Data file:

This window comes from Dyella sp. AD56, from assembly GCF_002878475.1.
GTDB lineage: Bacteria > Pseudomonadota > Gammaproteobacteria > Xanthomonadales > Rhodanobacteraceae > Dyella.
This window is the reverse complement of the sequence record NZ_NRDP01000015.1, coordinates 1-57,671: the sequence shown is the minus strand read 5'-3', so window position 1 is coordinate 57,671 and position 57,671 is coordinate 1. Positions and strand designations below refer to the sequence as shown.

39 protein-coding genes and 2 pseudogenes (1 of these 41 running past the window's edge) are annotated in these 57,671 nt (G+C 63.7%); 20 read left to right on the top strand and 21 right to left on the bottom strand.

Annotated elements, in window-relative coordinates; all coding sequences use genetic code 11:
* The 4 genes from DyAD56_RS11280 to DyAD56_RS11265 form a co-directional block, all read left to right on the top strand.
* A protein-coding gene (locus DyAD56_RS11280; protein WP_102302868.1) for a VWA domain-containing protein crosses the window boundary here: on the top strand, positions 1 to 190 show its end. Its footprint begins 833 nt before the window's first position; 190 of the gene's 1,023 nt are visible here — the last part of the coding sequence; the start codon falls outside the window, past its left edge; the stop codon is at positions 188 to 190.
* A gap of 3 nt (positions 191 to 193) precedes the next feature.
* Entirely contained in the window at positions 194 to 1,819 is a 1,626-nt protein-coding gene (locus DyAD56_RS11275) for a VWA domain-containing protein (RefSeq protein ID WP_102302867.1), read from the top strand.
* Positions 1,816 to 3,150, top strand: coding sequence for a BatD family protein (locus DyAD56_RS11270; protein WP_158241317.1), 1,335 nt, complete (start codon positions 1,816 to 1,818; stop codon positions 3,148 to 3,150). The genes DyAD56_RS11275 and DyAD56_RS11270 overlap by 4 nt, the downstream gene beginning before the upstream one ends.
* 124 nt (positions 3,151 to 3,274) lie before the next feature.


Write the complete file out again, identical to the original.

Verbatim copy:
This window comes from Dyella sp. AD56, from assembly GCF_002878475.1.
GTDB lineage: Bacteria > Pseudomonadota > Gammaproteobacteria > Xanthomonadales > Rhodanobacteraceae > Dyella.
This window is the reverse complement of the sequence record NZ_NRDP01000015.1, coordinates 1-57,671: the sequence shown is the minus strand read 5'-3', so window position 1 is coordinate 57,671 and position 57,671 is coordinate 1. Positions and strand designations below refer to the sequence as shown.

39 protein-coding genes and 2 pseudogenes (1 of these 41 running past the window's edge) are annotated in these 57,671 nt (G+C 63.7%); 20 read left to right on the top strand and 21 right to left on the bottom strand.

Annotated elements, in window-relative coordinates; all coding sequences use genetic code 11:
* The 4 genes from DyAD56_RS11280 to DyAD56_RS11265 form a co-directional block, all read left to right on the top strand.
* A protein-coding gene (locus DyAD56_RS11280; protein WP_102302868.1) for a VWA domain-containing protein crosses the window boundary here: on the top strand, positions 1 to 190 show its end. Its footprint begins 833 nt before the window's first position; 190 of the gene's 1,023 nt are visible here — the last part of the coding sequence; the start codon falls outside the window, past its left edge; the stop codon is at positions 188 to 190.
* A gap of 3 nt (positions 191 to 193) precedes the next feature.
* Entirely contained in the window at positions 194 to 1,819 is a 1,626-nt protein-coding gene (locus DyAD56_RS11275) for a VWA domain-containing protein (RefSeq protein ID WP_102302867.1), read from the top strand.
* Positions 1,816 to 3,150, top strand: coding sequence for a BatD family protein (locus DyAD56_RS11270; protein WP_158241317.1), 1,335 nt, complete (start codon positions 1,816 to 1,818; stop codon positions 3,148 to 3,150). The genes DyAD56_RS11275 and DyAD56_RS11270 overlap by 4 nt, the downstream gene beginning before the upstream one ends.
* 124 nt (positions 3,151 to 3,274) lie before the next feature.